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Home / Business News / Sensex, Nifty erase all gains, end down dragged by banks

Sensex, Nifty erase all gains, end down dragged by banks

The 30-share index S&P BSE Sensex ended at 31,561.22, down 81.48 points or 0.26% and the broader Nifty50 breached the crucial 9,250-mark, to settle at 9,239, down 12 points.

business Updated: May 11, 2020, 16:34 IST
hindustantimes.com | Edited by Meenakshi Ray
hindustantimes.com | Edited by Meenakshi Ray
Hindustan Times, New Delhi
As many as 15 stocks out of 30 Sensex stocks finished their trade in the negative. ICICI Bank was the top Sensex loser, followed by Kotak Mahindra Bank, Hindustan Unilever, State Bank of India (SBI) and Tech Mahindra.
As many as 15 stocks out of 30 Sensex stocks finished their trade in the negative. ICICI Bank was the top Sensex loser, followed by Kotak Mahindra Bank, Hindustan Unilever, State Bank of India (SBI) and Tech Mahindra. (File photo for representation)

Indian indices pared opening gains to end in the red on Monday as bank stocks turned negative dragged by ICICI Bank, Kotak Bank and HDFC.

The 30-share index S&P BSE Sensex ended at 31,561.22, down 81.48 points or 0.26% and the broader Nifty50 breached the crucial 9,250-mark, to settle at 9,239, down 12 points.

ICICI Bank, HDFC Bank, HDFC, Kotak Mahindra Bank, HUL and Nestle India were among top contributors towards today’s fall.

As many as 15 stocks out of 30 Sensex stocks finished their trade in the negative. ICICI Bank was the top Sensex loser, followed by Kotak Mahindra Bank, Hindustan Unilever, State Bank of India (SBI) and Tech Mahindra.

Hero MotoCorp was the top Sensex gainer with a growth of 6.15%. Among other gainers were Bajaj-Auto, Maruti Suzuki, TCS and HCL Tech.

Nifty Bank and Nifty Fin Services fell over 1.5% each as the sector is expected to suffer a fresh bout of bad debt as the coronavirus crisis causes defaults. Nifty Auto surged the most and was up 4%, while Nifty IT and Nifty Metal rose over 1% each.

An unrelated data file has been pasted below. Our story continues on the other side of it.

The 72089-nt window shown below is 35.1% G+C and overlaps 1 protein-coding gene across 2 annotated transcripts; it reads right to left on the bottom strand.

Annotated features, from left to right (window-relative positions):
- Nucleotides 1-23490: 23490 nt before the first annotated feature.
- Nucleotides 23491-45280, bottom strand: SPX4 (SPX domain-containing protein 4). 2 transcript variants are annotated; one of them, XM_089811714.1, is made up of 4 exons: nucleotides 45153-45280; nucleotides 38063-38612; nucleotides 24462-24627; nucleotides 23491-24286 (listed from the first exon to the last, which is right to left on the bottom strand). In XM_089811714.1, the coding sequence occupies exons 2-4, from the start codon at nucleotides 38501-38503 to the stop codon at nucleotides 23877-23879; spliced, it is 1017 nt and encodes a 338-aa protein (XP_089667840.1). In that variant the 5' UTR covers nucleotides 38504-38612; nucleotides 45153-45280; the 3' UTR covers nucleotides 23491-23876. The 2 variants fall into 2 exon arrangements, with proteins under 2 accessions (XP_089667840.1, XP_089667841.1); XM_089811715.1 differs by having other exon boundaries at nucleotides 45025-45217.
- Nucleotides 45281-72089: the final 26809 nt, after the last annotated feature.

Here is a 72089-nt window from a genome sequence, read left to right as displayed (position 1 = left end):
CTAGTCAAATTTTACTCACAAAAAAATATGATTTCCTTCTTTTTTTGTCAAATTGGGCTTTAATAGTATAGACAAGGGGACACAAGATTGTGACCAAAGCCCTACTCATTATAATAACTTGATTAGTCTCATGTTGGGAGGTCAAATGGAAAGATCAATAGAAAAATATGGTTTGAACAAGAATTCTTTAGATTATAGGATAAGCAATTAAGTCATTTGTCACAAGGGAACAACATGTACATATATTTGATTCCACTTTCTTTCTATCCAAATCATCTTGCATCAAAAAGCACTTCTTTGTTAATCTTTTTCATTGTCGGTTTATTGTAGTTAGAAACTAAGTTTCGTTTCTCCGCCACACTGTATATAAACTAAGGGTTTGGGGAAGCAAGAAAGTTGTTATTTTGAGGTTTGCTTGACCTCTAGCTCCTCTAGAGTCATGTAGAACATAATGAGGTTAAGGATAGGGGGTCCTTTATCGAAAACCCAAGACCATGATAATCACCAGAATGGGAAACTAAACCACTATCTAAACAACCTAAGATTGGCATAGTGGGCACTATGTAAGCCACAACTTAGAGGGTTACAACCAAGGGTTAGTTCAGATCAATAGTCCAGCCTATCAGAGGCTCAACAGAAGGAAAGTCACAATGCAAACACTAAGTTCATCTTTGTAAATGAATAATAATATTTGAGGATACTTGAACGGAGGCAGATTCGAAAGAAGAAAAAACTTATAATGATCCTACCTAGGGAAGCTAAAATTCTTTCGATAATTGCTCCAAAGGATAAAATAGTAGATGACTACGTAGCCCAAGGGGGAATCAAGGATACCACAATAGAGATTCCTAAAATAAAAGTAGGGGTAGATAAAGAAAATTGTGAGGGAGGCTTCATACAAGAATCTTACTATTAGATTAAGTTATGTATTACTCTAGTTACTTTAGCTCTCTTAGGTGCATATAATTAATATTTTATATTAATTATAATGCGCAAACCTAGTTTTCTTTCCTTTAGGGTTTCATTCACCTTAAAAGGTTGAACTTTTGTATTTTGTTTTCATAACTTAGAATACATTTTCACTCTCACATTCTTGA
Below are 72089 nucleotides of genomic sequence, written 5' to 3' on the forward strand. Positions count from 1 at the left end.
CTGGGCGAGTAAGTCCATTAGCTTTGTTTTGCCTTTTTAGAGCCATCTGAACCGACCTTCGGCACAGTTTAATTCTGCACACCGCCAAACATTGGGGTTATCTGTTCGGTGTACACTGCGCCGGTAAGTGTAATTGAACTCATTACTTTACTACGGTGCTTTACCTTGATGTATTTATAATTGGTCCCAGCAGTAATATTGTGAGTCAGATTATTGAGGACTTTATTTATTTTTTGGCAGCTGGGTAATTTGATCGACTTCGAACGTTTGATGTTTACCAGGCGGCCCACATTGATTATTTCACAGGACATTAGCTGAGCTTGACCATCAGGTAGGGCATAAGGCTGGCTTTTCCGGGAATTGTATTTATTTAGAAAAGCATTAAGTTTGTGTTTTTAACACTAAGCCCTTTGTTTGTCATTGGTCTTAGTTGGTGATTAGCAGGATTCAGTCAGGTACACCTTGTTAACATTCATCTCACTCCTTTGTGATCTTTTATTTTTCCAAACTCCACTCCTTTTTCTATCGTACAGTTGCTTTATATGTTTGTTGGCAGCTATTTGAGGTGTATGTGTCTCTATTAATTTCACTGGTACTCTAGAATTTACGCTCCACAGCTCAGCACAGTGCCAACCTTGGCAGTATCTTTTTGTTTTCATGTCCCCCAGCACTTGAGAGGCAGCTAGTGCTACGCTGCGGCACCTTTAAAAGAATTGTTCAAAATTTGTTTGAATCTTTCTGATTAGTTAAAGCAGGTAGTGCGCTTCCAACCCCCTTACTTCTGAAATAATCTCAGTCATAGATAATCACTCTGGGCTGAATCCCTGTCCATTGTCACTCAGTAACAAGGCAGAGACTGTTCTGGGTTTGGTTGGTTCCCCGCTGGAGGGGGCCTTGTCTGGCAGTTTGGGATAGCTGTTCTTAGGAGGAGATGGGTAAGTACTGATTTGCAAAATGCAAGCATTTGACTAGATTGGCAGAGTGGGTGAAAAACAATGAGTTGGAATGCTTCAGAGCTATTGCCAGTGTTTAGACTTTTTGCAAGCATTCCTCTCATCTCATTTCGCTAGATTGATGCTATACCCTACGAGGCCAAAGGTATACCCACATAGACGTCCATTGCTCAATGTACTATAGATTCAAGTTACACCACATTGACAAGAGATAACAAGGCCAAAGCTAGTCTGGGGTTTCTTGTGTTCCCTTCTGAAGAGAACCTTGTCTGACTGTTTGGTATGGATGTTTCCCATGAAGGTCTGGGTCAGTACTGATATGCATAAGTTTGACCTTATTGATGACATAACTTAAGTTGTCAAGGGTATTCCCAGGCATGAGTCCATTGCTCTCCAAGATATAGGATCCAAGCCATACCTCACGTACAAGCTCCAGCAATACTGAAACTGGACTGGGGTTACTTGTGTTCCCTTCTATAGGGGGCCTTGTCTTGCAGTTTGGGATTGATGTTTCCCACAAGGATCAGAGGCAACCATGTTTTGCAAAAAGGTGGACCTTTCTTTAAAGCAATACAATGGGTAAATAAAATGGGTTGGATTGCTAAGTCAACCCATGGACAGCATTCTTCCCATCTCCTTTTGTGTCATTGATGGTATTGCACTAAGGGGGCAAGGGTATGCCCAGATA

Hero MotoCorp, Tata Motors, Bajaj Auto, Bharti Infratel and Maruti were the top gainers on the Nifty50 index. ICICI Bank, Dr Reddy’s, BPCL, Kotak Bank and HUL led the losses on the index.

ICICI Bank shares jumped over 4.5% after India’s third-largest private sector lender reported that its slippages have risen and more than 30% of its loan book has availed the moratorium for repayment of loans in the fourth quarter of FY20.

IRCTC rose 5% as the company will open bookings for select passenger trains as announced by the Indian Railways on Sunday.

Shares in oil-to-telecoms conglomerate Reliance Industries Ltd (RIL) crossed Rs 10 lakh crore market capitalistion in intra-day deals after it unveiled another investment into its digital arm. However, it ended below that at Rs 9.9 lakh crore.

European shares climbed on Monday as investors clung to signs that more countries were restarting their economies and looked past reports of a pick-up in new coronavirus cases.

The gains for stocks, while small, began in Asia where markets cheered further loosening of coronavirus restrictions in the region - New Zealand eased some curbs from Thursday while Japan plans to end a state of emergency for areas where infections have stabilised.

Investors seemed determined to stay optimistic, opening up a stark gap between dire economic conditions on the ground and a rebounding stock market-focused mostly on the timing and speed of recovery.

“Risk bears are being sent into hibernation. Markets focus on re-opening economies and policy activism, bears struggle to understand how they can ignore reinfection and economic destruction,” Kit Juckes, a markets strategist at Societe Generale, said according to Reuters.

By 0825 GMT, European markets were up but off the day’s highs - the Euro STOXX 600 gained 0.11% while Germany’s managed a 0.39% rise and Britain’s FTSE 100 a 0.36% gain.

E-Mini futures for the S&P 500 opened softer but bounced as the Asia day wore on and were last up 0.1%.

MSCI’s broadest index of Asia-Pacific shares outside Japan firmed 0.86%.

World shares, measured by the MSCI world equity index which tracks shares in 49 countries, ticked 0.1% higher - it has now risen 16% from its March lows.

As investors look to the reopening of economies, most have ignored dismal economic data. The most recent was Friday’s US jobs report, which detailed the biggest jump in joblessness since the Great Depression.

(With agent inputs)

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